Dream-Journey to Mount Tian-Mu: A Sigh of Farewell
A translation (without apology)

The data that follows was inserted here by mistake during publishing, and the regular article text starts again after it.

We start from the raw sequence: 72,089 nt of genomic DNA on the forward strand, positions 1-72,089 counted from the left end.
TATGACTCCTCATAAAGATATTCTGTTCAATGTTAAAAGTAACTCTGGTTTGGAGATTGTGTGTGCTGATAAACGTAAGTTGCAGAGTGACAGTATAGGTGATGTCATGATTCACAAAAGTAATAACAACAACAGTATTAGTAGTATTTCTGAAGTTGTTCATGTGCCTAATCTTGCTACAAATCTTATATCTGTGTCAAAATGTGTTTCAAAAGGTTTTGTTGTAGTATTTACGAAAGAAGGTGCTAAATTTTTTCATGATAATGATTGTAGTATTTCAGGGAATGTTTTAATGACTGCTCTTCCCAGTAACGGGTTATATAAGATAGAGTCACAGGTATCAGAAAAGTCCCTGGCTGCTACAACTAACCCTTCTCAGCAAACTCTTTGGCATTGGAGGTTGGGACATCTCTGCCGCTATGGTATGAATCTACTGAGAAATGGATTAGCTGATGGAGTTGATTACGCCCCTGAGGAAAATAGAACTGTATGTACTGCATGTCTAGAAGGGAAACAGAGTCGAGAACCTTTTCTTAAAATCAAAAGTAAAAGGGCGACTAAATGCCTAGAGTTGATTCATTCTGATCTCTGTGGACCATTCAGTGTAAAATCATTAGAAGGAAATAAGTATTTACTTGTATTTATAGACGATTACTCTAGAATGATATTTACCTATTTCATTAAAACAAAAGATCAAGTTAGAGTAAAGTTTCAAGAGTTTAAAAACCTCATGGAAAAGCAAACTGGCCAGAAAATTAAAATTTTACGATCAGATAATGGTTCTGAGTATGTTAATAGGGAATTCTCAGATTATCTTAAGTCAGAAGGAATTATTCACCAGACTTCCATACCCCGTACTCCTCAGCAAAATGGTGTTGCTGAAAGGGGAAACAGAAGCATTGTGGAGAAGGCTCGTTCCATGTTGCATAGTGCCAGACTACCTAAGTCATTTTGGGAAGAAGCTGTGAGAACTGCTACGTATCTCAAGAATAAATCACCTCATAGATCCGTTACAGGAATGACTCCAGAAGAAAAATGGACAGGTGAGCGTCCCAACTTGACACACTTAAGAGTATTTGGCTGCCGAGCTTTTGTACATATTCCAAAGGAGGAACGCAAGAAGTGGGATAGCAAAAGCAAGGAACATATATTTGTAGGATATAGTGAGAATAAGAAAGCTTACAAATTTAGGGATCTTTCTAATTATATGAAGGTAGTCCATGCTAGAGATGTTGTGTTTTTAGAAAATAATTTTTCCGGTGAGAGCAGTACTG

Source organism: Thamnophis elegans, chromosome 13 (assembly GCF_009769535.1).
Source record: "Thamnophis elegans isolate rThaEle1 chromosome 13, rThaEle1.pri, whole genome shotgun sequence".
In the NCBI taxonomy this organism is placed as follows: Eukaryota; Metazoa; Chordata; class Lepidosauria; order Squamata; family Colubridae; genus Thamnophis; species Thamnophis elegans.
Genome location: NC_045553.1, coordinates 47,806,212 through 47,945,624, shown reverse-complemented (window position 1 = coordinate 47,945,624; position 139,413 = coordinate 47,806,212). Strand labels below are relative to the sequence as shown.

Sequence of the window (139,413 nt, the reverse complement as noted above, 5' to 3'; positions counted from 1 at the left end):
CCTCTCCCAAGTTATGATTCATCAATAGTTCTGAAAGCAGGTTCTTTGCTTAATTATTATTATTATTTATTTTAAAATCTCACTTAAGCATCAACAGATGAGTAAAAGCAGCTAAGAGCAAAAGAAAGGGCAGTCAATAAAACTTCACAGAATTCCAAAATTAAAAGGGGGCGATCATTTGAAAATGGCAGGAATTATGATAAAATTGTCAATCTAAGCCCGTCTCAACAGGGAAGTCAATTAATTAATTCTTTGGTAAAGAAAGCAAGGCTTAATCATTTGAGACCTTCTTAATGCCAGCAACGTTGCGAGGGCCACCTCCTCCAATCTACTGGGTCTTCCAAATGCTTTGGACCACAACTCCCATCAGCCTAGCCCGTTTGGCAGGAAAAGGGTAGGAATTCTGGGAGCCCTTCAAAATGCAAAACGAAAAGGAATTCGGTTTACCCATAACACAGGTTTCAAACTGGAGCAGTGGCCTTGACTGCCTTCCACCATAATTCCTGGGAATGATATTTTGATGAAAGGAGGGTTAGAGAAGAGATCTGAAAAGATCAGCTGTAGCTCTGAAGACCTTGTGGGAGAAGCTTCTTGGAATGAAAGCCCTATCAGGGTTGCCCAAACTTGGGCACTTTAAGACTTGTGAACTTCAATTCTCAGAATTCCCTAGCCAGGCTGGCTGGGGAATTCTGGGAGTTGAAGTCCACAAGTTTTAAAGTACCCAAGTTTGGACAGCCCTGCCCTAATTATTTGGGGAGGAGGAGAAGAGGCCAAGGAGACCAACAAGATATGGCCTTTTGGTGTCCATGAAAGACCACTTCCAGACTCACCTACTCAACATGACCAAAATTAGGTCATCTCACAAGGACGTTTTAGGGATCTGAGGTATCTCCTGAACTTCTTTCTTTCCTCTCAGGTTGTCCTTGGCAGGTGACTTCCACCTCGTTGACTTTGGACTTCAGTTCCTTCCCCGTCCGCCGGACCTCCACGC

In an earlier post, despite my deep and abiding ineptitude in all things sinological, I offered my own translation of Tao Yuanming’s famous and blessedly brief fable The Peach Blossom Spring. At that time I declared my intention also to undertake the much more formidable task of rendering Li Bai’s (701-762) “Dream-Journey to Mount Tian-Mu” into English. This is perhaps the most famous work by Li Bai (or Li Bo or Li Po, depending on which transliteration you favor), so I am hardly the first to make the attempt. In fact, it may well be the single most frequently translated specimen of classical Chinese verse in the entire canon. It has appeared under any number of variant titles—“Journeying to Mount Tianmu in a dream,” “Song of a Dream Visit to T’ien-mu,” and so forth—and in a bewildering variety of distinct but similar versions. Every translation of the classic anthology Three-Hundred Tang Poems includes it, of course, but so does almost every collection of classical Chinese poetry, and every collection of Li Bai’s poetry in particular. Among its more distinguished translators have been Shigeyoshi Obata, Witter Bynner, and Burton Watson; of its less distinguished translators the names are Legion. Over the years, however, I have become increasingly dissatisfied with the efforts of all its translators, good, bad, or indifferent. The fault for this, though, as far as I see it, lies not so much with any of them as with Ezra Pound.
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